Two safe havens

By Felix Salmon
November 13, 2009
assertion that there's no safe haven for investors these days. Jared Woodard at Condor Options responded with 1,500 words on how investors in an S&P index fund can buy put options to protect their downside: "any hedging at all is better than none," he writes. Meanwhile, maynardGkeynes left a much shorter comment:

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I got two smart responses to my assertion that there’s no safe haven for investors these days. Jared Woodard at Condor Options responded with 1,500 words on how investors in an S&P index fund can buy put options to protect their downside: “any hedging at all is better than none,” he writes. Meanwhile, maynardGkeynes left a much shorter comment:

TIPS are both easy and obvious.

Of the two, I prefer the TIPS. Why gamble in the stock market at all, if you don’t need to? Jared’s options strategy is akin to buying insurance that your bet won’t pay off, without stopping to wonder why you’re making the bet in the first place. The main advantage to the options strategy is that if things really blow up, and there’s a major stock-market crash on the order of 60% or so, you could actually end up making a profit. But I think an investor who was invested in TIPS during such a chaotic time would be perfectly happy with her choice.

There are two small problems with the TIPS strategy. One is that the tax implications of investing in TIPS can be extremely complicated, and taxpayers might want to consider the cost in accountancy fees before going down that road. The second is that it doesn’t scale: the whole point of financial markets is that they turn savings into investments, and we actually want people with savings to be willing to take a little bit of downside risk.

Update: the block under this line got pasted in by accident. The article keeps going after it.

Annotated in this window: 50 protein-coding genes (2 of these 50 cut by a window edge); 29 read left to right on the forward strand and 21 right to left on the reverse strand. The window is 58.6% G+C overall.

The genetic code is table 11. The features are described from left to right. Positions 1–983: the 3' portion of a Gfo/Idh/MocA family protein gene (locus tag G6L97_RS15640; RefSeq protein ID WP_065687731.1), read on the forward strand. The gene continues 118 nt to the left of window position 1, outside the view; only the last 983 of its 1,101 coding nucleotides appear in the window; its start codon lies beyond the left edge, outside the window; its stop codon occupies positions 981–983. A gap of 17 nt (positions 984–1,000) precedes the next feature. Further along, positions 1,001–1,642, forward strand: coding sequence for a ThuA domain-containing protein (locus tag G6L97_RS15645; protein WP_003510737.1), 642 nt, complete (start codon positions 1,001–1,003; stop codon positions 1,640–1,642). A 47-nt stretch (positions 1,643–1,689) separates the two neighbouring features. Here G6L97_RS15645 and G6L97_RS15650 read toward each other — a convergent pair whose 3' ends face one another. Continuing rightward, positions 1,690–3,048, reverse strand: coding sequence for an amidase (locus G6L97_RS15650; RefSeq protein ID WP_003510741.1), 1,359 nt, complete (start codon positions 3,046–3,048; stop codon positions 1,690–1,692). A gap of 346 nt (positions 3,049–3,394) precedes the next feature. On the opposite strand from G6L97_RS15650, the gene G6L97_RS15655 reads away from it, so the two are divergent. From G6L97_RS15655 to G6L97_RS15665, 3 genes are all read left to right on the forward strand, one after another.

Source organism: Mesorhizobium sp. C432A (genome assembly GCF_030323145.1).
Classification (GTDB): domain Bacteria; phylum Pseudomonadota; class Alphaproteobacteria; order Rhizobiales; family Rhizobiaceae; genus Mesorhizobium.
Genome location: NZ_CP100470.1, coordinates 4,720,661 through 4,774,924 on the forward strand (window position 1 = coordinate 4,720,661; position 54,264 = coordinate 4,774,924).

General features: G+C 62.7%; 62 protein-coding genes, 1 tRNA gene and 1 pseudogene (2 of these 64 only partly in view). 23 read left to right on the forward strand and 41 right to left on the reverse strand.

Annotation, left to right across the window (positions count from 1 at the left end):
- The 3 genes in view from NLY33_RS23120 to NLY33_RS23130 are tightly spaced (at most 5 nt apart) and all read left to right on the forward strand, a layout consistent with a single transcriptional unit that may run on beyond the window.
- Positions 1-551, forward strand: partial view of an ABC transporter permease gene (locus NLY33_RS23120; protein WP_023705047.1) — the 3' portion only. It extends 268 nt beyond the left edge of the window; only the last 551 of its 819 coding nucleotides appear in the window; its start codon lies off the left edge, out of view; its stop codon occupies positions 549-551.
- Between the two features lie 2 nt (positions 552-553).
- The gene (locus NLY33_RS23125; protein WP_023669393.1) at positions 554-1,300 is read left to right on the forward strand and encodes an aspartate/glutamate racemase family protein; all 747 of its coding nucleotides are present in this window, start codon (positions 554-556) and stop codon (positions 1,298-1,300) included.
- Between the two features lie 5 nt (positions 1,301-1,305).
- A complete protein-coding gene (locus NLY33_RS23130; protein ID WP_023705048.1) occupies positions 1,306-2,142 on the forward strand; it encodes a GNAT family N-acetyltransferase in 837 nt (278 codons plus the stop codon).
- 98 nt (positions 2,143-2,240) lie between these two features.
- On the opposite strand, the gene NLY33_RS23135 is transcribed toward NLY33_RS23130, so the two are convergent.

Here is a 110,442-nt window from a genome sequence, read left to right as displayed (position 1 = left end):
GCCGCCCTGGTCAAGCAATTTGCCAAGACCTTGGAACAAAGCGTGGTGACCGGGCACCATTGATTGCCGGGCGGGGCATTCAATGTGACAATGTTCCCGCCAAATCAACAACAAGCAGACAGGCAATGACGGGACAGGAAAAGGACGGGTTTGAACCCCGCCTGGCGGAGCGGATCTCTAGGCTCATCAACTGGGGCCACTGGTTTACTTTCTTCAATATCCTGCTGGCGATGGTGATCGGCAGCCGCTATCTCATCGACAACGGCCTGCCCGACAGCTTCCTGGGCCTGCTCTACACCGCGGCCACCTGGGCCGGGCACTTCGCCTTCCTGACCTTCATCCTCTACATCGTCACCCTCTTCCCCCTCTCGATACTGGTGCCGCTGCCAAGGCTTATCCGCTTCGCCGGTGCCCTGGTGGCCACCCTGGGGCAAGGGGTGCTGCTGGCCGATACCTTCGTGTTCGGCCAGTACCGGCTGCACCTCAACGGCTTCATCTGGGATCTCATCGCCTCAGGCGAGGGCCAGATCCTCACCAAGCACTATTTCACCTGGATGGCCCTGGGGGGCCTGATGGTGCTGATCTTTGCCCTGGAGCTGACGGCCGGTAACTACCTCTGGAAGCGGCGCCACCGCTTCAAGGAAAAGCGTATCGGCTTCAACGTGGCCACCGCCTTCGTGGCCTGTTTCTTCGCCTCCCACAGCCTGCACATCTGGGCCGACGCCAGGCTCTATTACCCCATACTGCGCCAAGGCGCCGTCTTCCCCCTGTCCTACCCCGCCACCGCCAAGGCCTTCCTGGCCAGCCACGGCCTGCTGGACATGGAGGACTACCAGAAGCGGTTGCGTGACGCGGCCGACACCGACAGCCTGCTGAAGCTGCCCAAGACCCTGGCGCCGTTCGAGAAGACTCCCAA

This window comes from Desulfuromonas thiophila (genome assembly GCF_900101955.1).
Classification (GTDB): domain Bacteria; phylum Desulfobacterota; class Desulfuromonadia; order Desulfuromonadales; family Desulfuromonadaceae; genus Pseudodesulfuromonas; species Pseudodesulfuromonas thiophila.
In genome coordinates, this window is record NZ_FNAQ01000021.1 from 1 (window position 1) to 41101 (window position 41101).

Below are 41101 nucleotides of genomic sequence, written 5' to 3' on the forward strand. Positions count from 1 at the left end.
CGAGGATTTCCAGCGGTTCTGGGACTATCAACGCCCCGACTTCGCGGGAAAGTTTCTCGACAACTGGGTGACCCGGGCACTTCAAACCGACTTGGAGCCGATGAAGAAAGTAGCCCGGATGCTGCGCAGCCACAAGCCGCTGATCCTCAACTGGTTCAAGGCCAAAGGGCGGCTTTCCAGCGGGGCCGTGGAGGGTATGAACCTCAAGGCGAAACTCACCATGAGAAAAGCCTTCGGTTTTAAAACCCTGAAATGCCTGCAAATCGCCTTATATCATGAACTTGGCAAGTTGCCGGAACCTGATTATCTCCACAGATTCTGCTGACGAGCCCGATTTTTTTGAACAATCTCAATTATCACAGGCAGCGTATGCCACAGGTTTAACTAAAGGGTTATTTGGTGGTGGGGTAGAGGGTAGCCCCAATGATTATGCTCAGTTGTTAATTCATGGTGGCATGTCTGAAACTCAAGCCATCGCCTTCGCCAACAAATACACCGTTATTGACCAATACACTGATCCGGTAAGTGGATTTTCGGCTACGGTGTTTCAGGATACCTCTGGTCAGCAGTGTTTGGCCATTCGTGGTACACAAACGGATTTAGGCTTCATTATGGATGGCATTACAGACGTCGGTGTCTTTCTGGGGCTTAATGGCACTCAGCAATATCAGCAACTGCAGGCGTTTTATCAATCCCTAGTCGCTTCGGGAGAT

In that sense, Jared’s strategy of buying long-dated puts and selling them six months before expiry is better. It brings with it most of the upside associated with stock-market investments, it helps move money into equities (which, over the long term, is something society prefers to having it create bubbles in the debt market), and it helps the investor sleep at night with regards to black-swan events. What’s more, it involves a little bit of work: that’s a good thing, since investing shouldn’t be brainlessly easy. On the other hand, it also involves a significant transfer of funds from the Main Street investor to Wall Street, which always makes money on options trading.

Still, both strategies are worth considering for people with investments. In general, I’d recommend the TIPS approach to people who are likely to be able to make money the best way, by earning it: in that case TIPS are a safe place to put your hard-earned cash. (Especially if you are very unlikely to move abroad, and aren’t worried about a falling dollar except insofar as it feeds through into inflation.) On the other hand, people who are looking to earn money through capital rather than labor will probably not be happy with the modest return on TIPS and might be happier with Jared’s approach.

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